Our thoughts determine our focus, which influences our actions and effectiveness. If we think negative, unproductive thoughts, we produce outcomes at a lower level. An example of this would include looking for your keys while continually saying, "I can't find my keys." Stating that you can't find your keys over and over simply reinforces the negative situation that you are trying to avoid. Or at the very least, it creates a blind spot in your thinking. Are you creating blind spots in your career? Then you need to focus on solutions. If business is slow, don't focus on how slow it is. Instead, focus on what needs to be implemented to turn things around. One rule of thumb is to focus 80 percent of your time and energy on 20 percent of the things that matter to most to you. (Read: "The 80/20 Rule: Maximizing the Return on your Investment," MT March 2008.)
Attaining Your Goals
We must take a few minutes every day to work on attaining our goals. What are three things you could do right now that could help your practice, but that you have delayed because you are fearful of the unknown or of possible rejection? To put those thoughts and fears behind you, be proactive. Make a list twice as long of all of the good things that will happen by taking action. You will immediately have clarity and a desire to move forward. (Read: "The Power of a Minute," MT June 2007, and "The Power of the List," MT January 2008.)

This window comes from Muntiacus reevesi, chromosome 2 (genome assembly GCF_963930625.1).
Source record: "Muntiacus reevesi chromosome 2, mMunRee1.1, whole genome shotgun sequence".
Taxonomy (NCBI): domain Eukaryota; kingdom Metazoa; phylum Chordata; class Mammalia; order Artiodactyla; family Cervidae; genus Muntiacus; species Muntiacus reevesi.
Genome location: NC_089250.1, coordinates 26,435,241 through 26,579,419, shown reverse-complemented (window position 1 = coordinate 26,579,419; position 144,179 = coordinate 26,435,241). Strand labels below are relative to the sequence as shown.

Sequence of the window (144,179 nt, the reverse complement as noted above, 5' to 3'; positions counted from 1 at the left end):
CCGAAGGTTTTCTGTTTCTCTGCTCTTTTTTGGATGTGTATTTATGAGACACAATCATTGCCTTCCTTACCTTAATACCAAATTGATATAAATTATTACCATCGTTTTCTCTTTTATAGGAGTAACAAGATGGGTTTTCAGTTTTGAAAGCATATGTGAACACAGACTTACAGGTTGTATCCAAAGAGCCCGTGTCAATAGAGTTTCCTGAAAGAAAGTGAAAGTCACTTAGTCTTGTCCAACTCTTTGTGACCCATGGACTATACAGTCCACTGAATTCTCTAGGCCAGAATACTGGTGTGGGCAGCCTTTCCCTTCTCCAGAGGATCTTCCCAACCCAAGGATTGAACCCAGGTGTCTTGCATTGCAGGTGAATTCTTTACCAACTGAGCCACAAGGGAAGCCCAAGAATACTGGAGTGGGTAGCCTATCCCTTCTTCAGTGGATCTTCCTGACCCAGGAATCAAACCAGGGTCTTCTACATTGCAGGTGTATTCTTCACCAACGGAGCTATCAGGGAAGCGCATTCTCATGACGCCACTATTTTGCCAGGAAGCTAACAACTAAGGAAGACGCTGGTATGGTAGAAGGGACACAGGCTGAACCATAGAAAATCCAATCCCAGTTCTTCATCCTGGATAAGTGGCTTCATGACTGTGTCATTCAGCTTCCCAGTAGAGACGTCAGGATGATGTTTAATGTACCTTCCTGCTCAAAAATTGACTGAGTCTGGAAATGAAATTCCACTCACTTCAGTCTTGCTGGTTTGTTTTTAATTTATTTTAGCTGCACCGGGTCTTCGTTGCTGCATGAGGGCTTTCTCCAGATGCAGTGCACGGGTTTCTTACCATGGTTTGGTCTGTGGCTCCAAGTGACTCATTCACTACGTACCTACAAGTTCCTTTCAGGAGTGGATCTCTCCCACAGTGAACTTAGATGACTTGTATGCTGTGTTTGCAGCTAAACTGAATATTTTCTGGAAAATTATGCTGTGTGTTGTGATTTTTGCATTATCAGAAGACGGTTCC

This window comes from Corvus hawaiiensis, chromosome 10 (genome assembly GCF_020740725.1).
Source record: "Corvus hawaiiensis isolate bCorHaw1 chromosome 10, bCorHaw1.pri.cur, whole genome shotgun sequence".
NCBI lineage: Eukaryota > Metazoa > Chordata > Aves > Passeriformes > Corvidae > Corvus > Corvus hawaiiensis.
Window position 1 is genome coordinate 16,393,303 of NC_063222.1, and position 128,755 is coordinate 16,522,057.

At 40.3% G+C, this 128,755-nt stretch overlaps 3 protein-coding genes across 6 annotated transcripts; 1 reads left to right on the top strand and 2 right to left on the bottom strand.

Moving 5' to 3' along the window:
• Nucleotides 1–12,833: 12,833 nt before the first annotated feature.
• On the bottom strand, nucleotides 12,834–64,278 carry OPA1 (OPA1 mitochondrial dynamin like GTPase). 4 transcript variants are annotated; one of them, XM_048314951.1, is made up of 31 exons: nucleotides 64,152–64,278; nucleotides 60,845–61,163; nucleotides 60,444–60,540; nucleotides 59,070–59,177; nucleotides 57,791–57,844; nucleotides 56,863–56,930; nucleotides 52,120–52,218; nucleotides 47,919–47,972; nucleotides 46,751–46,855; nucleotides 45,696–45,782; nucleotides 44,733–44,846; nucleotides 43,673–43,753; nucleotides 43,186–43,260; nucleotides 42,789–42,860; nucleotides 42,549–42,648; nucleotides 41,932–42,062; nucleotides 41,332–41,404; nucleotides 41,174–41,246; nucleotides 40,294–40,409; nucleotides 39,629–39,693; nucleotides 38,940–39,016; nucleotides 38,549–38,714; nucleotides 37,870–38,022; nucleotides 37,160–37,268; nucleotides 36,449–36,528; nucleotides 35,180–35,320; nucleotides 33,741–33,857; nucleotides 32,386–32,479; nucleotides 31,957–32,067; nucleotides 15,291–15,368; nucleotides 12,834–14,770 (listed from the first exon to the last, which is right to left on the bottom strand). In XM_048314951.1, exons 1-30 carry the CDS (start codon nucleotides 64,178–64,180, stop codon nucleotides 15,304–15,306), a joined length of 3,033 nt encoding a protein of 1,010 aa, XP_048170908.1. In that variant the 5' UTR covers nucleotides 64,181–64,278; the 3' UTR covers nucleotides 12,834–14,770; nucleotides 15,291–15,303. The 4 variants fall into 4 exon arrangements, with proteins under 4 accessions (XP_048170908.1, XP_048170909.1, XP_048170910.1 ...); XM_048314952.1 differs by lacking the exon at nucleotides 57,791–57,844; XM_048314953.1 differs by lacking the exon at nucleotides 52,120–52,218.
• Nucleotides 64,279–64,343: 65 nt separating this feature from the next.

Balancing the Systems
Just as the body has many systems that work in harmony with one another, so must the systems in your practice work in harmony. Is your practice operating as efficiently as possible? What isn't working that you would you like to change? (Read: "Massage Your Balancing Act" MT June 2008; "All Systems Go" MT August 2007.)
Keep Your Skills Sharp
They say "If you don't use it, you lose it." I still regularly treat clients at my clinic and love to receive massage. I learn a lot from every treatment I receive. When was the last time you received a massage? Are you following the same recommendations that you tell your clients?
What about hands-on seminars? Have you studied anything unique lately? (Read: "The Body Is in Charge," MT February 2007; "Feeling Is Believing," MT April 2007.) What textbook could you read to improve your knowledge and skills? Are you reading any articles on treatment? (Read: "Safety Protocols: Carotid Artery," MT October 2008; "Subscapularis: Overlooked and Undertreated," MT November 2008.) For many, DVD programs with accompanying photo manuals are aids. This type of tool supports hands-on seminars by allowing you to study prior to or after a training.
Maintaining a Polished and Professional Demeanor